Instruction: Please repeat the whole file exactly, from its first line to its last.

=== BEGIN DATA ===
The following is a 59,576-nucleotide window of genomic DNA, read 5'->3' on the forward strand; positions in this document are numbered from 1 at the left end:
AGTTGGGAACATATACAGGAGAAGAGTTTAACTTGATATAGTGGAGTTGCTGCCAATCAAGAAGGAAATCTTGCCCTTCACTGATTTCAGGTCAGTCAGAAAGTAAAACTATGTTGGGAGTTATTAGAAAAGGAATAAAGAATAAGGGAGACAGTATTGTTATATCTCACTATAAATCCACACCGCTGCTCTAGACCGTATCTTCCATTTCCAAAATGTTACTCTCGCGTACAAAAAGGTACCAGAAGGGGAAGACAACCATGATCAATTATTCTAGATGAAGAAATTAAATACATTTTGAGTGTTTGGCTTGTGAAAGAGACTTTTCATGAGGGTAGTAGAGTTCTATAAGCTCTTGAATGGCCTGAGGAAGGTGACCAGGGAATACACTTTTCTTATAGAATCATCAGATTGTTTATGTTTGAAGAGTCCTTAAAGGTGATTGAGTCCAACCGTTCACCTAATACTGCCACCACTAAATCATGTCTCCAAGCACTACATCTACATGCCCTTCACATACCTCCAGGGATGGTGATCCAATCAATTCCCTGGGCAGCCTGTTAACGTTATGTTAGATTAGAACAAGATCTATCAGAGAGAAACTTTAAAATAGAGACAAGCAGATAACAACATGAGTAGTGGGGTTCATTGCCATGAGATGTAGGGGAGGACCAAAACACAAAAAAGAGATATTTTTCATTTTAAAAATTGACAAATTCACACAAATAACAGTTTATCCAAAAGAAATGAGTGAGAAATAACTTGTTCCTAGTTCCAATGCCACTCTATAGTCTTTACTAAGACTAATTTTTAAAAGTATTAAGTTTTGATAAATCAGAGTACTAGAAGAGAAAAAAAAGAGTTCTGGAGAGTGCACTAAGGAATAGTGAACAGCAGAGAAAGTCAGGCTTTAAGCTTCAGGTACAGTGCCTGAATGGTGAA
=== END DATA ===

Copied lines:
The following is a 59,576-nucleotide window of genomic DNA, read 5'->3' on the forward strand; positions in this document are numbered from 1 at the left end:
AGTTGGGAACATATACAGGAGAAGAGTTTAACTTGATATAGTGGAGTTGCTGCCAATCAAGAAGGAAATCTTGCCCTTCACTGATTTCAGGTCAGTCAGAAAGTAAAACTATGTTGGGAGTTATTAGAAAAGGAATAAAGAATAAGGGAGACAGTATTGTTATATCTCACTATAAATCCACACCGCTGCTCTAGACCGTATCTTCCATTTCCAAAATGTTACTCTCGCGTACAAAAAGGTACCAGAAGGGGAAGACAACCATGATCAATTATTCTAGATGAAGAAATTAAATACATTTTGAGTGTTTGGCTTGTGAAAGAGACTTTTCATGAGGGTAGTAGAGTTCTATAAGCTCTTGAATGGCCTGAGGAAGGTGACCAGGGAATACACTTTTCTTATAGAATCATCAGATTGTTTATGTTTGAAGAGTCCTTAAAGGTGATTGAGTCCAACCGTTCACCTAATACTGCCACCACTAAATCATGTCTCCAAGCACTACATCTACATGCCCTTCACATACCTCCAGGGATGGTGATCCAATCAATTCCCTGGGCAGCCTGTTAACGTTATGTTAGATTAGAACAAGATCTATCAGAGAGAAACTTTAAAATAGAGACAAGCAGATAACAACATGAGTAGTGGGGTTCATTGCCATGAGATGTAGGGGAGGACCAAAACACAAAAAAGAGATATTTTTCATTTTAAAAATTGACAAATTCACACAAATAACAGTTTATCCAAAAGAAATGAGTGAGAAATAACTTGTTCCTAGTTCCAATGCCACTCTATAGTCTTTACTAAGACTAATTTTTAAAAGTATTAAGTTTTGATAAATCAGAGTACTAGAAGAGAAAAAAAAGAGTTCTGGAGAGTGCACTAAGGAATAGTGAACAGCAGAGAAAGTCAGGCTTTAAGCTTCAGGTACAGTGCCTGAATGGTGAA